August | 2016 | In This Future Or The Next

Month – August 2016

The Space Beast From the Magnificent Experiment

In the dense atmosphere of Venus, beneath a bronze sky, on a floating fortress left behind from the wars of a distant past, a lone man walked towards his destination. He crossed the hallways speaking quietly to himself, leaving behind a lingering echo.

“It’s not right. It’s not right. It’s not right.” He had been repeating the same words since the day had started, but it was only until he entered the hallway he had begun to say them aloud. Each step brought him closer to the office where the general was waiting for the day to end.

“What are you still doing here?” The general asked as he saw the man in the white coat approaching. “Your transport left an hour ago.”

The scientist stopped at the door and when he spoke the muscles in his throat did not obey him, instead he choked with a puddle of spit.

A moment of silence passed and the general spoke again, knowing why he had a visitor on the last day on Venus. “It’s not up to me, and it’s not up to you, either. You think I don’t care. You think so because I gave the order, but truly, it doesn’t depend on what I want or wish.”

The man standing at the door remained silent, listening to the reply of the question he meant to ask, but couldn’t.

“Is it possible it was a mistake? Yeah… it is. In fact, it’s probable that this whole operation was a mistake. We should have never come here. People died, you know? It’s easy for you to ignore this because you weren’t out there like the rest of them. People died. Why didn’t you come here to beg for their lives? Why are you here now, soul-hurt for the only living thing whose life is a mistake?”

“It’s not right…” The scientist shook his head.

“It’s not. Nothing’s right. Look… I understand okay? It didn’t ask to exist. It didn’t ask to be a part of this. It had no choice, but it’s dangerous. We cannot control it. We cannot guarantee anyone’s safety if we take it with us.”

“Then don’t take it with us! Just let it go, it can survi-”

“And,” the general interrupted, “it’s not up to us. You and I don’t get to decide. Get that into your head. The last transport to Earth leaves in two hours. I’m leaving on it. It’s your last chance to leave. No one’s coming back here, doctor. It doesn’t matter what we do, this place is uninhabitable.”

The scientist took a deep breath. “It’s not right…”

“I know.”

Having listened to the words of the general, the scientist walked away.


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The Man Who Hated the Night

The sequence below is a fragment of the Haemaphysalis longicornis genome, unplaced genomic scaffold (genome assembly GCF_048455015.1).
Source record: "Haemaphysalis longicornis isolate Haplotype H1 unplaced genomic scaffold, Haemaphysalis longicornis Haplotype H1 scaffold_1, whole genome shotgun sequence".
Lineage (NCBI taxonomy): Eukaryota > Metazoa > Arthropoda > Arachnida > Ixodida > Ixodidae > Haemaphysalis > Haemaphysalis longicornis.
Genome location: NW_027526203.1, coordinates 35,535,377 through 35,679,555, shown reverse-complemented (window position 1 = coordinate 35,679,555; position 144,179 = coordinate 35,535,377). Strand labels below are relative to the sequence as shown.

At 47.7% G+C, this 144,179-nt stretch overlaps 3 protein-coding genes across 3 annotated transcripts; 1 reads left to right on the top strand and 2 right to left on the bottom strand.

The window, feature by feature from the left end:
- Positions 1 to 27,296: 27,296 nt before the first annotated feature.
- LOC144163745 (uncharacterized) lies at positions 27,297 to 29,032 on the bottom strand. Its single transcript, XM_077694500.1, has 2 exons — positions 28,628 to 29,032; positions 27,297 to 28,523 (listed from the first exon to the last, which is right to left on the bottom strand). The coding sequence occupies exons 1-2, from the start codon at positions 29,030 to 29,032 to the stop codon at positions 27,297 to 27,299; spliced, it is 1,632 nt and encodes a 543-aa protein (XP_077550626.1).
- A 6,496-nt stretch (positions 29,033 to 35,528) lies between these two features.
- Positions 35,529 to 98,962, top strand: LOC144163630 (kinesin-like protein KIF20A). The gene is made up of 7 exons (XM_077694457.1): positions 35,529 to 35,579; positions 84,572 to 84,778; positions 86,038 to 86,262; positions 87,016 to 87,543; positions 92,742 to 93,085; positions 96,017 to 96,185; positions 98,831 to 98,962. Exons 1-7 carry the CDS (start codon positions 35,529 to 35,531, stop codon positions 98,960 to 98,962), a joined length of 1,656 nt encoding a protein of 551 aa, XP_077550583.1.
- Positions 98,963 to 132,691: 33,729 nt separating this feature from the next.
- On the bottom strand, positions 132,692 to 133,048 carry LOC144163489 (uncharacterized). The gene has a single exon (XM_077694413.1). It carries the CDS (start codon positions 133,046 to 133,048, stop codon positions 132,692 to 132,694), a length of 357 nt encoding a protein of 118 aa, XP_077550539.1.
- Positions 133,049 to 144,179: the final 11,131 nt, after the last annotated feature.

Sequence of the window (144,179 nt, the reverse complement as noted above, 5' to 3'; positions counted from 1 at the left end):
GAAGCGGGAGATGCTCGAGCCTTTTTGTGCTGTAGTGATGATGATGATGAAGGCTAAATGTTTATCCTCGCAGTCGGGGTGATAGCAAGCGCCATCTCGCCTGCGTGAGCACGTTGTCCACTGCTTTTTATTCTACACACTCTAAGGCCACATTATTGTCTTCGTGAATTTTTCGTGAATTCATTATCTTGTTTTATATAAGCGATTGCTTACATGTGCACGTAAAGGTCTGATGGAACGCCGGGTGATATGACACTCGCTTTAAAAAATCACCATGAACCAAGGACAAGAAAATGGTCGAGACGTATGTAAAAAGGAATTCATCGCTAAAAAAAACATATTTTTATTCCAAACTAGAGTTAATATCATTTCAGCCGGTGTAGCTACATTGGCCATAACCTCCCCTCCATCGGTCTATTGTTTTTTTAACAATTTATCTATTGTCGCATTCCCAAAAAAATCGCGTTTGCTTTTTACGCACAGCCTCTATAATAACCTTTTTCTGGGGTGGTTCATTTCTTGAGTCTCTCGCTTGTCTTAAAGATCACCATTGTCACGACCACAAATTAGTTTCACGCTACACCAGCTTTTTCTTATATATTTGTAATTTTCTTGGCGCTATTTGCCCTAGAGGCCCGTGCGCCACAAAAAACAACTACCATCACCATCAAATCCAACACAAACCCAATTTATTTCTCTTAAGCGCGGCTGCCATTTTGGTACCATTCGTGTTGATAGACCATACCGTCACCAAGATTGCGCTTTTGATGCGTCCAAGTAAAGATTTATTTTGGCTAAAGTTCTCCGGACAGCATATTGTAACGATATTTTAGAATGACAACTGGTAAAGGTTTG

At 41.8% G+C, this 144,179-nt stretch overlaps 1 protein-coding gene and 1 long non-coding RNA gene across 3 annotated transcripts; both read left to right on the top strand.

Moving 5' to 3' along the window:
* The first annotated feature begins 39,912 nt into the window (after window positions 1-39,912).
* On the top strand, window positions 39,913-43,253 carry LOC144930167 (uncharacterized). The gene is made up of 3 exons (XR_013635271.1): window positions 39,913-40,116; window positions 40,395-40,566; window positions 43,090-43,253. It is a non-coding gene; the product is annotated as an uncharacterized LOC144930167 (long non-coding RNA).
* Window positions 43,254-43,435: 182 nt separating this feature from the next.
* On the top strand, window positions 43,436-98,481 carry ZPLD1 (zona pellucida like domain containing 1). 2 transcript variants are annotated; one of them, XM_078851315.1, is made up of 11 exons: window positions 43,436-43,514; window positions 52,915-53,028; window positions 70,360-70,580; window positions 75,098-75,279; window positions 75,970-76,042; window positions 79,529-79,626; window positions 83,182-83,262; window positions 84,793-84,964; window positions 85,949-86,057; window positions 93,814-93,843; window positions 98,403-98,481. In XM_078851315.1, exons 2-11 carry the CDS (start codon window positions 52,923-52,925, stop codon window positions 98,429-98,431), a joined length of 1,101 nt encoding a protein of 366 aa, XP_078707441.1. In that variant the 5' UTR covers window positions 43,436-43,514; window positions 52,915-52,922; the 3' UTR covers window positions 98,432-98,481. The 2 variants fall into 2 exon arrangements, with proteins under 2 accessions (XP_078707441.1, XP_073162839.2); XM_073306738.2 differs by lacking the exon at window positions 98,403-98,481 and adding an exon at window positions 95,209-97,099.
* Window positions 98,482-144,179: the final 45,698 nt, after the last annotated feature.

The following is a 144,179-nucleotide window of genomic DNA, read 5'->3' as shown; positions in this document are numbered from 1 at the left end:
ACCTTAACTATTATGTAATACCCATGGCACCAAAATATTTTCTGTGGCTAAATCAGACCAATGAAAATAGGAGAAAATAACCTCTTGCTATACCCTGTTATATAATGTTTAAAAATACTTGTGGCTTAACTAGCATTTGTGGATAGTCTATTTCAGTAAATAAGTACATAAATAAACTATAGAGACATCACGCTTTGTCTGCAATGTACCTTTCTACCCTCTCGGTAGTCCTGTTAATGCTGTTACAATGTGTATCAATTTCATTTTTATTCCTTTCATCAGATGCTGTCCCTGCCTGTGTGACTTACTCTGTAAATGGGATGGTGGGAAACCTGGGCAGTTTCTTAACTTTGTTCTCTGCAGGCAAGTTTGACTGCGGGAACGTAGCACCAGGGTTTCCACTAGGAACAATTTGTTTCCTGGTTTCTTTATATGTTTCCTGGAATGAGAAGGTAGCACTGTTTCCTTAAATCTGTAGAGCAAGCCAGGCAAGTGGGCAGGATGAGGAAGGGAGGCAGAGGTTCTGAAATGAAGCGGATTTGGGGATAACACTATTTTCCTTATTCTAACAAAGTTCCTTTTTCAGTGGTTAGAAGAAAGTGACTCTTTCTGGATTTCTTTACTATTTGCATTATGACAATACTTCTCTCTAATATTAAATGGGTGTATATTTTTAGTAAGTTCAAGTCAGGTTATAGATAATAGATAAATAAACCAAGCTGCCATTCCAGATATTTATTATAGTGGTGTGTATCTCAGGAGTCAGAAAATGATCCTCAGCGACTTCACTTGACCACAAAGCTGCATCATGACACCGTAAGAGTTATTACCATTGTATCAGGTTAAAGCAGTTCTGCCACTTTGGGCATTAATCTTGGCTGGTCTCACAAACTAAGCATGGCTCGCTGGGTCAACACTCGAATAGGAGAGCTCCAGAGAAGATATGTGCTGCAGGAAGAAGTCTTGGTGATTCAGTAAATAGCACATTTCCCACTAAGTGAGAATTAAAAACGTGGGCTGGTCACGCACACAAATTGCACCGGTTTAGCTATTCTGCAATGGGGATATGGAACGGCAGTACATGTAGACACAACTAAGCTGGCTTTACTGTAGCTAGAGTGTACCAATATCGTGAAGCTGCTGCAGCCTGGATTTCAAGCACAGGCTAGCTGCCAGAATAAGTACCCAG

The sky glowed a bright orange. A long cloud drifted in the distance, near the horizon, painted red. Wind blew across the lands and lifted from the ground dirt, and dry leaves, and a few long strands of hair.

A man was sitting, leaning on a boulder, outside his small flaking house. It was the middle of summer and the last rays of sunlight touched his face, and the soft currents of air took the heat away, and his hair fell from his head one strand a time. His eyes had been dried out, and the empty sockets in his head peered into the nothing, and his mouth rested wide open, and his skin turned ever thinner.

“Hello there, Mr. Red,” A man spoke as he walked by the decaying body, “I don’t think I’m gonna make it today either.”

The man with the red shirt, sitting by the boulder, remained silent and dead.

The walking man continued his path into the desert, and the body with the red shirt continued sitting in his place. “I won’t take long.” The walking man said as he left the corpse behind.

The man’s back arched forward, as if holding at its top a load. His stride was slow and his footsteps heavy, and his gaze was set to the disappearing sun.

If he continued walking, he thought, he might postpone the night, and the darkness would not come. If he could keep the sun above him, if only he could walk a little faster, then maybe he’d forget the cold, and he wouldn’t have to shiver. But the sun has always been harsh and distant, and unremorseful in its actions. Never had it waited for him, and never would it wait. The last light shined behind the mountains, drawing with it their outline, showcasing the first of the coming blackness.

“It’s okay,” He said and sighed, and he stopped with a loud thud, “Tomorrow we can try again.”


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